How can existing reporting systems be leveraged to meet emerging sustainability needs? With new global sustainability standards imminent, we explore this opportunity in more detail.
Emmanuel Faber and Andreas Barckow, the respective Chairs of the International Sustainability Standards Board (ISSB) and the International Accounting Standards Board (IASB), recently released a joint statement, 'Connectivity—what is it and what does it deliver?'.
The International Financial Reporting Standards (IFRS) Foundation is the governing body for both the ISSB and its older sibling, the IASB. It recognises the importance of supporting the two standard-setters in providing guidance to organisations on the disclosure of information that is material to investment decisions. While traditionally, the focus has been on standards for the disclosure of purely financial information, general sustainability and climate-related issues are now acknowledged as material to an enterprise’s long-term value and should be reported in an ongoing manner.
What is connectivity?
In a nutshell, connectivity is about the integration of two seemingly disparate concepts in pursuit of holistic corporate communication.
According to Faber and Barckow, "The ultimate outcome of connectivity is holistic, comprehensive and coherent general purpose financial reports" which strongly aligns with the message we've been conveying for some time now.
The ISSB and IASB view connectivity from two perspectives: product and process. The standard setters consider their products to be the "Standards and digital taxonomies that facilitate digital reporting", integrated across different content.
By design, the standards they produce will be consistent in phrasing and concepts. This provides report producers with a consistent platform to base their disclosures on, giving the end user a complete and comparable picture of the organisation with 'no gaps or unintended overlaps'.
Without the level of collaboration and engagement seen between the IASB and ISSB there was great risk of uncertainty, inconsistency and confusion, with the associated administrative burden for businesses and sub-optimal decision making by investors and stakeholders.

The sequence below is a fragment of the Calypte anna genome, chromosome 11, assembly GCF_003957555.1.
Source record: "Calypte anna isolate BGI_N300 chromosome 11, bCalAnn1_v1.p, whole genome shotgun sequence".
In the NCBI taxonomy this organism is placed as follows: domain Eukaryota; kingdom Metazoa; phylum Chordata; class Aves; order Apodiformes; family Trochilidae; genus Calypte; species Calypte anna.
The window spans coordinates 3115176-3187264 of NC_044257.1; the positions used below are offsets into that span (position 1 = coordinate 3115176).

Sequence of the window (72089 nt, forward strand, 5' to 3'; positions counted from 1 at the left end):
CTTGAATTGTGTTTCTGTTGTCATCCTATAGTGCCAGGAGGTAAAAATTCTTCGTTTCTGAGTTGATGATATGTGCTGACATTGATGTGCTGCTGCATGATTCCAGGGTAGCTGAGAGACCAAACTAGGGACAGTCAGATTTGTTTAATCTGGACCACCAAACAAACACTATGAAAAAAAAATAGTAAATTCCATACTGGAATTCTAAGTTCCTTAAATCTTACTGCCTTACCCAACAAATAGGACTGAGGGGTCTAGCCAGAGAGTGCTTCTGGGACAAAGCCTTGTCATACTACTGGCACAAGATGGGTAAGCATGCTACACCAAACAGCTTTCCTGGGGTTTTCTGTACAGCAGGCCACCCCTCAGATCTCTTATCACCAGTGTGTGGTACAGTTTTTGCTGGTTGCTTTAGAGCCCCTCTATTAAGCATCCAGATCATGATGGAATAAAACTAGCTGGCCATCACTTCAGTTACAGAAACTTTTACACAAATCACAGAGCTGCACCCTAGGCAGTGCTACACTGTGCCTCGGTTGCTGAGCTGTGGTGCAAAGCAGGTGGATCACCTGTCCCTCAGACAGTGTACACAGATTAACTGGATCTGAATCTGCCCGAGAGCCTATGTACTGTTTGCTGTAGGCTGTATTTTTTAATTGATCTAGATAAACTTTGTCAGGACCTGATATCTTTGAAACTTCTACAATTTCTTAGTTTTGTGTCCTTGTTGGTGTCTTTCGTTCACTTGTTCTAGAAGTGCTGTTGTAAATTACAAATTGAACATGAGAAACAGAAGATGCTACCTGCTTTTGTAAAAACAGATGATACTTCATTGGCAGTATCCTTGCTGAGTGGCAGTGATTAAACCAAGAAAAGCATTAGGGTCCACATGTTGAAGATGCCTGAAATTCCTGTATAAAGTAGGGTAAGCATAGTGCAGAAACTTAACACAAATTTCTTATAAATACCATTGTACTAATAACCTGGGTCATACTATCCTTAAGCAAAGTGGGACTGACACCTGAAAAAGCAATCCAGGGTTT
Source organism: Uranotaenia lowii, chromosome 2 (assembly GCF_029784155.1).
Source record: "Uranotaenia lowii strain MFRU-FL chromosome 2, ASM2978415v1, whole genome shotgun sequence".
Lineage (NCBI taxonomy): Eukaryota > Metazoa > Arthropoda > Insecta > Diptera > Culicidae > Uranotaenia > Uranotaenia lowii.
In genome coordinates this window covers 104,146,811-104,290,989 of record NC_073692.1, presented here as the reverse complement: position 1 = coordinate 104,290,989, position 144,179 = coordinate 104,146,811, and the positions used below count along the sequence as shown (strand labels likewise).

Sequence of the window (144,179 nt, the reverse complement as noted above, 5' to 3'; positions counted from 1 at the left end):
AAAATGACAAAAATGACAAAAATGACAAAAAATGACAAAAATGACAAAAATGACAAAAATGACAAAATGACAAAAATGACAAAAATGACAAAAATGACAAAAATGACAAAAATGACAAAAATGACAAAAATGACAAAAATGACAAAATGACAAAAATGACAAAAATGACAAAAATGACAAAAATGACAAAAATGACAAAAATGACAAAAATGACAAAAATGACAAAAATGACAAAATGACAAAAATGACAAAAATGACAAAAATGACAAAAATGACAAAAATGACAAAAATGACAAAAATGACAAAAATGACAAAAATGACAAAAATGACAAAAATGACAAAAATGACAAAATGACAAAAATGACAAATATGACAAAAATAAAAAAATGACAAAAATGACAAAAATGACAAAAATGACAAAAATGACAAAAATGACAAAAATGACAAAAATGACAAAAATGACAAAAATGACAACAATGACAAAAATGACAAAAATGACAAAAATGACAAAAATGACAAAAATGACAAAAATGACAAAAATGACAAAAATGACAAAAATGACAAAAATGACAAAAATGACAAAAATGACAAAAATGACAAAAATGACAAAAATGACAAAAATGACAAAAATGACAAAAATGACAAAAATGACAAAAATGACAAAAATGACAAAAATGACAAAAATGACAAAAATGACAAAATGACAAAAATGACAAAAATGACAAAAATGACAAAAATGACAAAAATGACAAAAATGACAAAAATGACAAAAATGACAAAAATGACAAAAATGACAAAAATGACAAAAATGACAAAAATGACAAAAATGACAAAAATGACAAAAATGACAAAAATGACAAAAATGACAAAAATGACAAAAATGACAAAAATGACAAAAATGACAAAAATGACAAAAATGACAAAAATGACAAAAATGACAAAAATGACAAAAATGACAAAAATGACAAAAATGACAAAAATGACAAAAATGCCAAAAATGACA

What does it mean for businesses?
To date, much of Australia's sustainability-related disclosure activity (or inactivity) has been driven by basic compliance requirements. For now, sustainability reporting outside of regulatory approvals remains largely voluntary. However, as the ISSB prepares to release the new standards, IFRS S1 - General Requirements for Disclosure of Sustainability-related Financial Information and IFRS S2 - Climate-related Disclosures, we expect sustainability and climate-related financial reporting to soon become mandatory for certain Australian organisations.
Many of the concepts behind IFRS S1 and S2 may appear new to the accounting profession normally charged with preparing financial statements. And this may seem daunting initially. On the other hand, the accounting standards set by the IASB have been long established and are widely accepted internationally as the framework for providing investor information. They are known and understood by both preparers of general purpose financial reports and the consumers of those reports.
But thanks to the drive for ‘connectivity’ between the ISSB and IASB, there should be familiarity in the structure and approach of S1 and S2, even if not in the subject matter. So, when considering how to publish an organisation's sustainability and climate-related reports, drawing on knowledge of the broader general-purpose financial reporting principles and requirements will be a great foundation, as will a strong focus on the intended audience.
Subject matter expertise will also be critical to support sustainability and climate-related disclosures. Just as tax issues will require a taxation specialist, or payroll matters will require input from a payroll specialist, businesses should seek input and advice from specialists in the fields of sustainability and/or climate to mitigate against the possibility of false or misleading statements.
It is also important to consider the structure and location of any sustainability and climate-related disclosures. For example, in a corporate report, an organisation might include its:
- Chairperson's report
- Financial statement
- Sustainability report,
- Directors’ report, and
- Remuneration report.
Not all components of this hypothetical corporate report need to be subject to audit, and assurance requirements for S1 and S2 are still being resolved. However, if you were to place the sustainability report in the financial statement – it could force your hand in requiring an audit for the sustainability component too.
Who needs to get up to speed?
Board members have indicated that environmental, social and governance (ESG) issues hold an important space on the board agenda. While expectations differ in who is ultimately responsible for driving ESG initiatives, sustainability is ultimately seen as a whole-of-business issue to address.
Following the lead of the ISSB and the IASB, the ability of sustainability, finance and risk leaders, in particular, to work together will be paramount. Bringing together the finance team's experience in applying the IFRS standards, the sustainability team's deep knowledge of environmental, social and governance issues, and the risk team's risk assessment and management application will be key to successfully implementing sustainability reporting in organisations across Australia.
Where to from here?
We'll further explore connectivity and integrated reporting in our upcoming insight series, Bridging the gap between sustainability and financial reporting.
In the meantime, to discuss the imminent sustainability standards and what connectivity might mean for your organisation, don't hesitate to contact a sustainability team member.